MOHSIN KHAN: Good morning.

MONTAGNE: What are Egypt's most immediate economic needs?

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Business
2:32 am
Wed July 10, 2013

Twinkies To Return to Store Shelves On Monday

Originally published on Wed July 10, 2013 6:03 am

Transcript

RENEE MONTAGNE, HOST:

And today's last word in business is one of our favorite subjects: Twinkie resurrection.

The yellow spongy cakes will be back on store shelves this Monday. There had been a run on Twinkies following the bankruptcy of Hostess, Twinkies' parent company.

DAVID GREENE, HOST:

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Shots - Health News
2:32 am
Wed July 10, 2013

How Oregon Is Getting 'Frequent Fliers' Out Of The ER

Jeremie Seals used to go to the hospital emergency room to avoid sleeping in his car.
Kristian Foden-Vencil OPB

Originally published on Wed July 10, 2013 6:03 am

Forty-year-old Jeremie Seals has had a tough life.

He left home at 14, and his health isn't good. He had a heart attack when he was 35. He has congestive heart failure, and nerve pain in his legs that he says is "real bad."

"Long story short, I'm terminal," he says, matter-of-factly.

Seals is unwilling to divulge too much about his past. But over the years, he says his health has deteriorated to such a degree that he can no longer hold a job.

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Business
3:42 pm
Tue July 9, 2013

After Asiana Crash, Pilot Training Gets New Scrutiny

Much of the training for pilots for major airlines is conducted on sophisticated flight simulators, like this Boeing 787 simulator operated by an All Nippon Airways captain. Pilots are also trained to communicate clearly about problems they may encounter in flight.
Yoshikazu Tsuno AFP/Getty Images

Originally published on Tue July 9, 2013 5:40 pm

Investigators are continuing to examine the training and experience of the cockpit crew of the Asiana flight that crashed Saturday in San Francisco. The pilot at the controls had nearly 10,000 hours of experience flying large jets, but only 43 hours in that particular plane, a Boeing 777. Saturday was also the pilot's first 777 landing at San Francisco International.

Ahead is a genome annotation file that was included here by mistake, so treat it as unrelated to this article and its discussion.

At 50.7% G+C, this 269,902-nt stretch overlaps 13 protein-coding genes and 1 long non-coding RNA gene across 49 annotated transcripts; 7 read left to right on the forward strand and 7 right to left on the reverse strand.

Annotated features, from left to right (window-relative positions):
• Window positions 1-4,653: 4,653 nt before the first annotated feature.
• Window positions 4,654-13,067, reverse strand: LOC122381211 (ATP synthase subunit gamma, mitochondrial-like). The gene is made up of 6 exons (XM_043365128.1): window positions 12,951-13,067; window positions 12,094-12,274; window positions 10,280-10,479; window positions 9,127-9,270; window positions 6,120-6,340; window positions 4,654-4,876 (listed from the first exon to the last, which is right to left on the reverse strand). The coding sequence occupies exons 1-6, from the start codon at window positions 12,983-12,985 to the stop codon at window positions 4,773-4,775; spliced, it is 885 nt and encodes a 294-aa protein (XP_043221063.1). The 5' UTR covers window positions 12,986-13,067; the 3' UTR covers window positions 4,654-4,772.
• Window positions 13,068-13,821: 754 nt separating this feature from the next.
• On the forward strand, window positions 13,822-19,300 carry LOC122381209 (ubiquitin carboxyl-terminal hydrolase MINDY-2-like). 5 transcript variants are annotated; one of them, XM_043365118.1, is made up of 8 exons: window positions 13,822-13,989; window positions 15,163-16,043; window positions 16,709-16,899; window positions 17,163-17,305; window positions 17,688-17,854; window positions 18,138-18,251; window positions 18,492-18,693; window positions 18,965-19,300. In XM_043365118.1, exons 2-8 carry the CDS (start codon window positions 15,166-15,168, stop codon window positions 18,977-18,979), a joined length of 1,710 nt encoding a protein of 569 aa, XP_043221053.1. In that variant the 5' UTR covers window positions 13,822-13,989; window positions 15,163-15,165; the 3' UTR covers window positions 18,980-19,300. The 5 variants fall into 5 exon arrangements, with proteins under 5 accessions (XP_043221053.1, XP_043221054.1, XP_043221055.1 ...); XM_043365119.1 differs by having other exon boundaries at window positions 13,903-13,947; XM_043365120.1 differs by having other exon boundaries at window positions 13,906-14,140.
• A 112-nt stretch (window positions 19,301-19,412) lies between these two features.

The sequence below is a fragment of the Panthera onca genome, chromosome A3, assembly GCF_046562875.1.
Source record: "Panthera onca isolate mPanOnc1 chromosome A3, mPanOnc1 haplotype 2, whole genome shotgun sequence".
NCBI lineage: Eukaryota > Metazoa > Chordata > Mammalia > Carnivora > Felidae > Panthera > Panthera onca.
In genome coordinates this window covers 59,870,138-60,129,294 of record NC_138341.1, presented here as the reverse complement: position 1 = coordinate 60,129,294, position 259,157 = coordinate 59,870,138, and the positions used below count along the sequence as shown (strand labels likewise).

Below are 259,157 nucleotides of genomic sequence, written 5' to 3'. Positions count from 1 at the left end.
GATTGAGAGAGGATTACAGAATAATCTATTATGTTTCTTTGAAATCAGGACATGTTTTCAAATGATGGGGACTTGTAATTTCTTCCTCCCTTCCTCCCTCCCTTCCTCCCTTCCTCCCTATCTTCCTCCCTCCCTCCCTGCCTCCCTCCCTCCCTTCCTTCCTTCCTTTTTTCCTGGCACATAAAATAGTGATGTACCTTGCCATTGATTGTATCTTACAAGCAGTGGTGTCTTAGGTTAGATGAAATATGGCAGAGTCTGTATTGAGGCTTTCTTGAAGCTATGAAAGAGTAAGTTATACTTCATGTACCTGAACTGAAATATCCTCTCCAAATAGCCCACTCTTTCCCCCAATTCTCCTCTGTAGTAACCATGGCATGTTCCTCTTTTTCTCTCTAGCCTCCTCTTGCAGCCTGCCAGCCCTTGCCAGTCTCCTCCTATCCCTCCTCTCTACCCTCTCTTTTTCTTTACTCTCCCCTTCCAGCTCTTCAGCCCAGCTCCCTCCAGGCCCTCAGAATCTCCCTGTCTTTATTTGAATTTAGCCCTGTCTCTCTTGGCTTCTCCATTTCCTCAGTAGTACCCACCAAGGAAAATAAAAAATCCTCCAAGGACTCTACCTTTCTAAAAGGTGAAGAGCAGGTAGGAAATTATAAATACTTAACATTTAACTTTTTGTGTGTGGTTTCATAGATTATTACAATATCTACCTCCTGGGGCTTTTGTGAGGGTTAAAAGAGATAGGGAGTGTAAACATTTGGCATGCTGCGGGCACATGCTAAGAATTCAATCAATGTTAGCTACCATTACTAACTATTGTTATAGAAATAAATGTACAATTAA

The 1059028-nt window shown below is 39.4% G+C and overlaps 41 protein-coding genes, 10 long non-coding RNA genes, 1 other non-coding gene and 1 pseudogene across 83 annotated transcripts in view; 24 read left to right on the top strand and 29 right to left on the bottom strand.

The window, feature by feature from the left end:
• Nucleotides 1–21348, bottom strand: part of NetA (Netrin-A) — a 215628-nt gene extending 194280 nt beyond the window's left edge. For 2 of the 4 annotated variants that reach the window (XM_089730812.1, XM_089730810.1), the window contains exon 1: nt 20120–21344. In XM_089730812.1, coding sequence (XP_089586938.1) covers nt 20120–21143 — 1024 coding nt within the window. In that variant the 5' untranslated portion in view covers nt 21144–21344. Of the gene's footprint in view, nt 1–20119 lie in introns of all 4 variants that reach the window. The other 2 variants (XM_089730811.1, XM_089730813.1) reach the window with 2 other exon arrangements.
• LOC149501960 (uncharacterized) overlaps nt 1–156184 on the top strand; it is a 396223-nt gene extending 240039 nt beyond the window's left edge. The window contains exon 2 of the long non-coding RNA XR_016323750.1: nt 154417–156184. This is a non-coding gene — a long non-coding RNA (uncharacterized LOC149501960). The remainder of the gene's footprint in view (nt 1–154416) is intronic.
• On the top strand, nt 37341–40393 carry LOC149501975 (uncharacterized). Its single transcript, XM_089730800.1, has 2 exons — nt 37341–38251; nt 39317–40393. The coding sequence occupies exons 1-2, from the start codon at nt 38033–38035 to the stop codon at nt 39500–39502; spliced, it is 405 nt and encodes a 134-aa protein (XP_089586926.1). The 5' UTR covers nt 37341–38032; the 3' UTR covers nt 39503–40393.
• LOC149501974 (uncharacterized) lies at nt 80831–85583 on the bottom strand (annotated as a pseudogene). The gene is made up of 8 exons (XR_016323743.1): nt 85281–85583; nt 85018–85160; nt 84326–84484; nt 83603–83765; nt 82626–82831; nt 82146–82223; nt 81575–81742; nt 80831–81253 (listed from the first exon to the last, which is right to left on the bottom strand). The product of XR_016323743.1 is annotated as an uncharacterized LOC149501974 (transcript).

Pilots transition from flying one airplane model to another all the time; it's a regular part of the job as airlines add new aircraft and pilots fly new routes or get promotions to piloting bigger jets.

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Business
2:54 pm
Tue July 9, 2013

Despite Scandal, Wall Street Lines Up To Bid For LIBOR

Originally published on Tue July 9, 2013 4:00 pm

Transcript

ROBERT SIEGEL, HOST:

From NPR News, this is ALL THINGS CONSIDERED. I'm Robert Siegel.

AUDIE CORNISH, HOST:

And I'm Audie Cornish.

On Wall Street, many things are bought and sold, including, occasionally, interest rates. That happened today. The owner of the New York Stock Exchange bought LIBOR, a hugely influential benchmark rate that is set in London. LIBOR is used to set many other interest rates, from credit cards to derivatives contracts.

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NPR Story
2:45 pm
Tue July 9, 2013

Dollar-Euro Exchange Rate Can Reveal Pulse Of Global Economy

Originally published on Tue July 9, 2013 4:00 pm

Transcript

ROBERT SIEGEL, HOST:

And now for our regular primer on global economics, no student loan required. Remember the European economic crisis? Just months ago, there was near panic that the euro zone would collapse, bringing down with it the entire international economy, again. So, how is Europe doing now and what is the overall state of the global economy? Well, one place economists look for answers to those questions is in the exchange rate between dollars and euros.

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The Two-Way
11:56 am
Tue July 9, 2013

Kroger Buys Harris Teeter In $2.5 Billion Grocery Deal

Originally published on Tue July 9, 2013 4:30 pm

In a merger of grocery chains, Kroger Co. is buying Harris Teeter Supermarkets Inc., the companies announced Tuesday. The move expands the reach of Kroger, already the nation's largest grocery chain, into the Mid-Atlantic region. The buyout values Harris Teeter at $49.38 per share, a premium of more than 33 percent over its share price earlier this year.

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Shots - Health News
9:54 am
Tue July 9, 2013

Who's Watching When You Look For Health Information Online?

Down the online privacy rabbit hole.
NPR

When it comes to sensitive health information, government-run websites appear to do a better job protecting your privacy than many news and commercial sites.

A brief survey published online by JAMA Internal Medicine looked at how 20 health-related websites track visitors. They ranged from the sites of the National Institutes of Health to the health news section of The New York Times online.